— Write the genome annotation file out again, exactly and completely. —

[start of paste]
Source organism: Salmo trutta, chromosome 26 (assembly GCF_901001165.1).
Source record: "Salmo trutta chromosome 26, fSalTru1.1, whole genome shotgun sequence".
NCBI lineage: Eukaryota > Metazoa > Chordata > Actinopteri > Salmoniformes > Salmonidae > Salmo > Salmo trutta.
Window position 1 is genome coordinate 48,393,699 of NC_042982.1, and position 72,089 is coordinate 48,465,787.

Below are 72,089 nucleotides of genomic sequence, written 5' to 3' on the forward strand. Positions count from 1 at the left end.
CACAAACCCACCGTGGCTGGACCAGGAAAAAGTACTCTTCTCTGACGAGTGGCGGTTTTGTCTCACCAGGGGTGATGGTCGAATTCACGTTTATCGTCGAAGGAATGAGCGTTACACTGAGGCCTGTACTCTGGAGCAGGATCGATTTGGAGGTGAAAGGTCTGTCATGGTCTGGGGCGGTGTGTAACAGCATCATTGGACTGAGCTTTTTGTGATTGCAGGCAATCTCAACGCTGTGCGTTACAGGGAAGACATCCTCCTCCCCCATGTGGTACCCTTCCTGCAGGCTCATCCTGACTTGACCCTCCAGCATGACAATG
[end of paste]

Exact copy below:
Source organism: Salmo trutta, chromosome 26 (assembly GCF_901001165.1).
Source record: "Salmo trutta chromosome 26, fSalTru1.1, whole genome shotgun sequence".
NCBI lineage: Eukaryota > Metazoa > Chordata > Actinopteri > Salmoniformes > Salmonidae > Salmo > Salmo trutta.
Window position 1 is genome coordinate 48,393,699 of NC_042982.1, and position 72,089 is coordinate 48,465,787.

Below are 72,089 nucleotides of genomic sequence, written 5' to 3' on the forward strand. Positions count from 1 at the left end.
CACAAACCCACCGTGGCTGGACCAGGAAAAAGTACTCTTCTCTGACGAGTGGCGGTTTTGTCTCACCAGGGGTGATGGTCGAATTCACGTTTATCGTCGAAGGAATGAGCGTTACACTGAGGCCTGTACTCTGGAGCAGGATCGATTTGGAGGTGAAAGGTCTGTCATGGTCTGGGGCGGTGTGTAACAGCATCATTGGACTGAGCTTTTTGTGATTGCAGGCAATCTCAACGCTGTGCGTTACAGGGAAGACATCCTCCTCCCCCATGTGGTACCCTTCCTGCAGGCTCATCCTGACTTGACCCTCCAGCATGACAATG